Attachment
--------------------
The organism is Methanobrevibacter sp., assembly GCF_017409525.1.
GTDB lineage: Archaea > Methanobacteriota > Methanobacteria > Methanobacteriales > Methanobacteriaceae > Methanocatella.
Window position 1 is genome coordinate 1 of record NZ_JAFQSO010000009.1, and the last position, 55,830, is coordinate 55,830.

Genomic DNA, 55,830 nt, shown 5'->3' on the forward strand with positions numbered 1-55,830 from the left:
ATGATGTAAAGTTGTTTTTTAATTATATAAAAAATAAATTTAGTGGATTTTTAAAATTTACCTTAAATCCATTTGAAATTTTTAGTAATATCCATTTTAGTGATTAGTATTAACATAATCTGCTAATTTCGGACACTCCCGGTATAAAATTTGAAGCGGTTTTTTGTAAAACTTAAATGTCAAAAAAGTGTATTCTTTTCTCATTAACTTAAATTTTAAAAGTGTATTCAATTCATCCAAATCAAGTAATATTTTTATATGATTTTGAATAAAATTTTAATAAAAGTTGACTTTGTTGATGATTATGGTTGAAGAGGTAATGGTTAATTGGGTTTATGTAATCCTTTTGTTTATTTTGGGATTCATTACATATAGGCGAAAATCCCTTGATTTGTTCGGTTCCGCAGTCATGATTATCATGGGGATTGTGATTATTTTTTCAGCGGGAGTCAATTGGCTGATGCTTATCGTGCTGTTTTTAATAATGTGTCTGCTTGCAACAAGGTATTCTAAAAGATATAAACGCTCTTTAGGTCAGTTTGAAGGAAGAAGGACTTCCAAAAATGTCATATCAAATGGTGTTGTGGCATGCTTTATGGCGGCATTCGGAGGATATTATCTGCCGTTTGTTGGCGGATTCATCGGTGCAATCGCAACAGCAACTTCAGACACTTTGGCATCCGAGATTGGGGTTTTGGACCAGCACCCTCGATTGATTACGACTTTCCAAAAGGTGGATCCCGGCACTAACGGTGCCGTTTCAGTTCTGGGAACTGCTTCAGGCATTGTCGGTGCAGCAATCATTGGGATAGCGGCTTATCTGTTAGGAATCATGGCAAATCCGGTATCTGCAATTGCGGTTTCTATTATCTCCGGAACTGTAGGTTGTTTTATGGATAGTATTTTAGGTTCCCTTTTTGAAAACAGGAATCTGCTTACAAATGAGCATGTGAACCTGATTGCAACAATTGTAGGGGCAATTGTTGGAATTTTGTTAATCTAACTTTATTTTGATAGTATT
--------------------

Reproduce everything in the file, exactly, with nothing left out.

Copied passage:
The organism is Methanobrevibacter sp., assembly GCF_017409525.1.
GTDB lineage: Archaea > Methanobacteriota > Methanobacteria > Methanobacteriales > Methanobacteriaceae > Methanocatella.
Window position 1 is genome coordinate 1 of record NZ_JAFQSO010000009.1, and the last position, 55,830, is coordinate 55,830.

Genomic DNA, 55,830 nt, shown 5'->3' on the forward strand with positions numbered 1-55,830 from the left:
ATGATGTAAAGTTGTTTTTTAATTATATAAAAAATAAATTTAGTGGATTTTTAAAATTTACCTTAAATCCATTTGAAATTTTTAGTAATATCCATTTTAGTGATTAGTATTAACATAATCTGCTAATTTCGGACACTCCCGGTATAAAATTTGAAGCGGTTTTTTGTAAAACTTAAATGTCAAAAAAGTGTATTCTTTTCTCATTAACTTAAATTTTAAAAGTGTATTCAATTCATCCAAATCAAGTAATATTTTTATATGATTTTGAATAAAATTTTAATAAAAGTTGACTTTGTTGATGATTATGGTTGAAGAGGTAATGGTTAATTGGGTTTATGTAATCCTTTTGTTTATTTTGGGATTCATTACATATAGGCGAAAATCCCTTGATTTGTTCGGTTCCGCAGTCATGATTATCATGGGGATTGTGATTATTTTTTCAGCGGGAGTCAATTGGCTGATGCTTATCGTGCTGTTTTTAATAATGTGTCTGCTTGCAACAAGGTATTCTAAAAGATATAAACGCTCTTTAGGTCAGTTTGAAGGAAGAAGGACTTCCAAAAATGTCATATCAAATGGTGTTGTGGCATGCTTTATGGCGGCATTCGGAGGATATTATCTGCCGTTTGTTGGCGGATTCATCGGTGCAATCGCAACAGCAACTTCAGACACTTTGGCATCCGAGATTGGGGTTTTGGACCAGCACCCTCGATTGATTACGACTTTCCAAAAGGTGGATCCCGGCACTAACGGTGCCGTTTCAGTTCTGGGAACTGCTTCAGGCATTGTCGGTGCAGCAATCATTGGGATAGCGGCTTATCTGTTAGGAATCATGGCAAATCCGGTATCTGCAATTGCGGTTTCTATTATCTCCGGAACTGTAGGTTGTTTTATGGATAGTATTTTAGGTTCCCTTTTTGAAAACAGGAATCTGCTTACAAATGAGCATGTGAACCTGATTGCAACAATTGTAGGGGCAATTGTTGGAATTTTGTTAATCTAACTTTATTTTGATAGTATT